Surviving a Cold with Minimal Waste

Despite all of the cozy sweaters and pumpkin spice lattes, there's something looming that makes this part of the year suck a whole lot. Cold and flu season is upon us and our pockets are full of crumbling tissues, we feel like crap, and our sick days are running low. It's the worst.

If you're one of the lucky ones who get sick every single year, I've got a few tips and home remedies to help avoid some waste that often comes with having a cold.

Before I start, I will say that medication is one of my zero waste non-negotiable items. This means that no matter the waste that comes with it, my health, and my family's health comes first, as should yours. It wasn't until I was pregnant that I really had to rely on home remedies because most cold medication is not an option.

So, you do whatever you need or whatever the doctor prescribes. On that note...

Disclaimer: I am not a medical professional and none of the following tips are intended to diagnose, treat, cure or prevent any illness or disease, nor are the products and methods intended to replace proper medical help. Please see my full Terms and Conditions for more info.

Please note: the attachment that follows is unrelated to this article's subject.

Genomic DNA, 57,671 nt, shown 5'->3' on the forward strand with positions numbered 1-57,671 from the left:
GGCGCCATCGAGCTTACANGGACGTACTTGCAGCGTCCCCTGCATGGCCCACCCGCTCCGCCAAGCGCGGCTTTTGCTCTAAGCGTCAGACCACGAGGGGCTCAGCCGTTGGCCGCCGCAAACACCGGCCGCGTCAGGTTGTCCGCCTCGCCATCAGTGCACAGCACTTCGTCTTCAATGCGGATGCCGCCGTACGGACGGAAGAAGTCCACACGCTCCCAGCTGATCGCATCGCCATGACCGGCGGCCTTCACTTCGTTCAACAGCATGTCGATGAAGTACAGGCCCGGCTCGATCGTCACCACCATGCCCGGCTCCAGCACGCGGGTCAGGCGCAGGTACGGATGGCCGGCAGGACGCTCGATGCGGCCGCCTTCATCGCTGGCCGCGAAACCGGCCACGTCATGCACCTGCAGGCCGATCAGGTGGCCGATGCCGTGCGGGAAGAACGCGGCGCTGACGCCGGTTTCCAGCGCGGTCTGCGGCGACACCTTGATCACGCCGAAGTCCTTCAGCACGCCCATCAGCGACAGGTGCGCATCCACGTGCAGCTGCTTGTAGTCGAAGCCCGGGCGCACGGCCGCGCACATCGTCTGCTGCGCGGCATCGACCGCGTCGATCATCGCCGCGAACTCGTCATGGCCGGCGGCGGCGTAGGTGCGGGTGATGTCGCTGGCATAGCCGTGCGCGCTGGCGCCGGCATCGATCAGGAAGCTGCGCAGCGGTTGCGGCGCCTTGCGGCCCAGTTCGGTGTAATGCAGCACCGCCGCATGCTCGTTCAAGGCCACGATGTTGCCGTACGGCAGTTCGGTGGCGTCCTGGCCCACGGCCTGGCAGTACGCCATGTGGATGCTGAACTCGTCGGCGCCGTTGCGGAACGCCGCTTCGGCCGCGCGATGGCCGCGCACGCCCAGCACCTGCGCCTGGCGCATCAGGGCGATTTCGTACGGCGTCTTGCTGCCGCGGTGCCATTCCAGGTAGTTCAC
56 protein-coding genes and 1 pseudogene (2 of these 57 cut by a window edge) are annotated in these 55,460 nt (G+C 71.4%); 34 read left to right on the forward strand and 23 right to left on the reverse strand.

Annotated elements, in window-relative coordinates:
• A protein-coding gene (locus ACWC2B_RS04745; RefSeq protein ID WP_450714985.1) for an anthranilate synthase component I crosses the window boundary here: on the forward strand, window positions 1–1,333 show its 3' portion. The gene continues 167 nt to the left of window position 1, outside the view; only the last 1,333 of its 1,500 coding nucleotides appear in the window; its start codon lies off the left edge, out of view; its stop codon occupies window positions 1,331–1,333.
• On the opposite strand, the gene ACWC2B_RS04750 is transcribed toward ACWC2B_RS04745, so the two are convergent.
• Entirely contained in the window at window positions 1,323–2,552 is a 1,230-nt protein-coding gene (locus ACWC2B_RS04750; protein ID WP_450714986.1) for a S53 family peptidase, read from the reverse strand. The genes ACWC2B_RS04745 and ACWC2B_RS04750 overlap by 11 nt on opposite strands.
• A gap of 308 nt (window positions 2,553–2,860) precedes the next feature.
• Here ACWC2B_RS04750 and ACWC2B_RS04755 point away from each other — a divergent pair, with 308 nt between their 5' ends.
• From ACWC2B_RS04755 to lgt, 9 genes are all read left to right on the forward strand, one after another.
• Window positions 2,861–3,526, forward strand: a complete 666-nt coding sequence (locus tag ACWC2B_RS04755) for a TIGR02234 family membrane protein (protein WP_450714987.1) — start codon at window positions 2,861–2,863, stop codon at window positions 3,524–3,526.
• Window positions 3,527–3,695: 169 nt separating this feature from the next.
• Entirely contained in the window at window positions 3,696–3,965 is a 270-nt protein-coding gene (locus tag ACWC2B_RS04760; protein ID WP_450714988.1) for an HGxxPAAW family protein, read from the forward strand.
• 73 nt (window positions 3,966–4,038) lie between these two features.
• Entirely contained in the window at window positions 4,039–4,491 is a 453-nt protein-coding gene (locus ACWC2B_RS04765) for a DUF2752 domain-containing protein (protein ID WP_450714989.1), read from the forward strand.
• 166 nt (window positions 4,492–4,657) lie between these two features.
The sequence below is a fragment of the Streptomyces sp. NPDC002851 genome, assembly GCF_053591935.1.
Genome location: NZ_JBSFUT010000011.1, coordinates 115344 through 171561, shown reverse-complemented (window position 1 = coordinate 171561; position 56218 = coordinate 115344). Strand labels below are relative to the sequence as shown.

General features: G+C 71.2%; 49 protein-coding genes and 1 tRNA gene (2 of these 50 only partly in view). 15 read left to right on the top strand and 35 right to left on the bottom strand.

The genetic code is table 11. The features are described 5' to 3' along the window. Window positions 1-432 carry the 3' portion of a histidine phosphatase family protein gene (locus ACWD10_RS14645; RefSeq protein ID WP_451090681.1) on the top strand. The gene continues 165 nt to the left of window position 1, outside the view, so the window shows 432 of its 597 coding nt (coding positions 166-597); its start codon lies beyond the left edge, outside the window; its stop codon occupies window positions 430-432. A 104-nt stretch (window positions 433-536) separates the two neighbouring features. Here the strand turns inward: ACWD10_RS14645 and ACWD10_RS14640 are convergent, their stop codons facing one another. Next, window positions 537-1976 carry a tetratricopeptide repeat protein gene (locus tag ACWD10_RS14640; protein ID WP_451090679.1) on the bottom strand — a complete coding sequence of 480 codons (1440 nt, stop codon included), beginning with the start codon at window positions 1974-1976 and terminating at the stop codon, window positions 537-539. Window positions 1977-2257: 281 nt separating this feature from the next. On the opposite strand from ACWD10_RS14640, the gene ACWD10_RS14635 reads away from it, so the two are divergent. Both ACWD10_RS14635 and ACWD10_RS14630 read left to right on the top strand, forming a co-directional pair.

Runny nose

Facial tissues, the lovely, disposable items that fall apart at the first sign of moisture. You buy boxes and boxes of them, even spend extra on the fluffy, soft ones that promise relief for your poor little nose.

In 2013, reports showed that Americans went through 255,360,000,000 a year and demand was expected to increase globally by 4% each year for paper tissue use in general [1]. To get to the product we use, there is considerable impact through logging, manufacturing, and transportation.